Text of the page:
A California Hospital Burns Down – Should We Worry?

The sight of the long-abandoned military hospital burning near the intersection of Marina Village Parkway and Mariner Square loop in Alameda, California last week was cause for concern for Alameda residents. The hospital had been vacant for more than 30 years and had been slated for demolition. Firefighters, concerned with the thick smoke emanating from the building, asked nearby residents to shelter in place and to stay inside. Residents, complaining about ash falling in their yards, expressed their concern about exposure to potential hazards from toxins in the burning building.

Is this a legitimate concern? What are the health effects from substances such as asbestos released during fires?

As expected, there are both acute, immediate effects, and long-term effects. A rise in any fine particulate matter in a community’s air contributes to respiratory symptoms, particularly among children, the elderly, and those with respiratory impairments. And since asbestos doesn’t readily burn, any asbestos fibers in the destroyed building can get into the air and be widely distributed by air currents, slowly settling out over days or weeks and landing far from the original source, where they can be kicked back up into the air by cars, pedestrians, wind currents, etc. The effects of this have been studied in depth in the years following the attacks on the World Trade Center. A 2004 study by Landrigan and others at the Mount Sinai School of Medicine Selikoff Center for Environmental Sciences showed significant adverse health effects, not only in first responders, but in nearby community residents. Increased and persistent cough, bronchial hyperactivity, and asthma have plagued many in the aftermath of the attacks on the World Trade Center. Long-term consequences are still being studied, and of course we know that asbestos exposure can take decades to produce disease. So, while we cannot be certain, we should be worried enough to take precautions!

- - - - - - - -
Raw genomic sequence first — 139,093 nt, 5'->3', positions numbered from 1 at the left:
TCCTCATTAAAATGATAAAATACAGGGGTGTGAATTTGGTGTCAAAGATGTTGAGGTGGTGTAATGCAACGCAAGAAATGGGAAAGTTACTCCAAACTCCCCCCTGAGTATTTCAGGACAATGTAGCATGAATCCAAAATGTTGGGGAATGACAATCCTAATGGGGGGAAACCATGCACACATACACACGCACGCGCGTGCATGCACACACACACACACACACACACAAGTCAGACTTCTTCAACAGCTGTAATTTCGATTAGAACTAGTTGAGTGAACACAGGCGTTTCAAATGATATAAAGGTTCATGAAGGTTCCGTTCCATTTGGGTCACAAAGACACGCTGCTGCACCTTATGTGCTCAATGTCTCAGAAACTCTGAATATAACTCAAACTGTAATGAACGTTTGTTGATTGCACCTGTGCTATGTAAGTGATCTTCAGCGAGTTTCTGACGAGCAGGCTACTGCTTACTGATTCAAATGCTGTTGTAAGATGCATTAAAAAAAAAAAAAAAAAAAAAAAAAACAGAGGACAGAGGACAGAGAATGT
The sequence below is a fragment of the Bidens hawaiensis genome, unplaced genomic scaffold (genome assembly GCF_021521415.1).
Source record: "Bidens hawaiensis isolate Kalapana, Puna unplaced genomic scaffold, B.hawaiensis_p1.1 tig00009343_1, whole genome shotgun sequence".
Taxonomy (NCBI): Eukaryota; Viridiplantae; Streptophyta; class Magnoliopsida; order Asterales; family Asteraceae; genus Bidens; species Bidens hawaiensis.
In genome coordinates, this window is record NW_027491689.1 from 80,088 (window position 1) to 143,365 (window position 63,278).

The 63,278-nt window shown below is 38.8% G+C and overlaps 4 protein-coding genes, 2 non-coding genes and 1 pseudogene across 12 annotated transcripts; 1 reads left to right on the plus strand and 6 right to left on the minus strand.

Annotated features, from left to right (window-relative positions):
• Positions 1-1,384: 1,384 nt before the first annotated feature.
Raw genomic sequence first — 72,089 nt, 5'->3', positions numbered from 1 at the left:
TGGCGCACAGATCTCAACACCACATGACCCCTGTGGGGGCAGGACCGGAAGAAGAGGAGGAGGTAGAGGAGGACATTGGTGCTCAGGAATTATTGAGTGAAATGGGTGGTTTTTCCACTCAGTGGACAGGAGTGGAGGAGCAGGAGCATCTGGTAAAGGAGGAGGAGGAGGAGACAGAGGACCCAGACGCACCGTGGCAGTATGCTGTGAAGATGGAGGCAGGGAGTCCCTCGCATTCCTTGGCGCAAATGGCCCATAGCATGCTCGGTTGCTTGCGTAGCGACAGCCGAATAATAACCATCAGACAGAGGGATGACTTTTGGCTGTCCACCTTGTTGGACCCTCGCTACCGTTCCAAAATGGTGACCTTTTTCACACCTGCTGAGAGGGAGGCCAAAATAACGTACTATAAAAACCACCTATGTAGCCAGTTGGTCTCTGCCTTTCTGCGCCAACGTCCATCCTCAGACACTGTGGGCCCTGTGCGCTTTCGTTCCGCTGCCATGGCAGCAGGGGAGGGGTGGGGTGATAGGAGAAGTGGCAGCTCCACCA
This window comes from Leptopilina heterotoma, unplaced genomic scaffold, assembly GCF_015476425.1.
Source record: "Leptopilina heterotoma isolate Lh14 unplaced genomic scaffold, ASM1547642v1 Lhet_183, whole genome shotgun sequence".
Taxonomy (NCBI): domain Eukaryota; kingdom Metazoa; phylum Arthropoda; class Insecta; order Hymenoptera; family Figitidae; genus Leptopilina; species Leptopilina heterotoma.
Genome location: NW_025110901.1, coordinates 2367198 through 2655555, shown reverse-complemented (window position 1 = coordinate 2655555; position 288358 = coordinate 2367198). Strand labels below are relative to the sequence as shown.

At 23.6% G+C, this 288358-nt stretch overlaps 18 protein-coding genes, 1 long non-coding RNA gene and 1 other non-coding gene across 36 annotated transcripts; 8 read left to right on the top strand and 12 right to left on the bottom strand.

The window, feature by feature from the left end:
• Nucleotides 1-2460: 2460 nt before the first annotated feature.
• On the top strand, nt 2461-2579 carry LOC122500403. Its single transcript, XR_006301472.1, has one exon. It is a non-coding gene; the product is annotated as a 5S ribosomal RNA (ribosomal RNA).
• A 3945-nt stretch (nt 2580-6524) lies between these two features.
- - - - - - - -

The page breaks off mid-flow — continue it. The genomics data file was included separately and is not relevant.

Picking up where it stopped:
Planet Toys Inc., CSI, and Amazon – Round Two

Last week we wrote about Planet Toys’ Chapter 7 bankruptcy proceeding, its role in selling asbestos-contaminated toys to our children, and Amazon.com’s quick response when we advised them that this very dangerous product was being advertised for sale on its web site. We praised Amazon.com for removing the specific fingerprint kit from its site.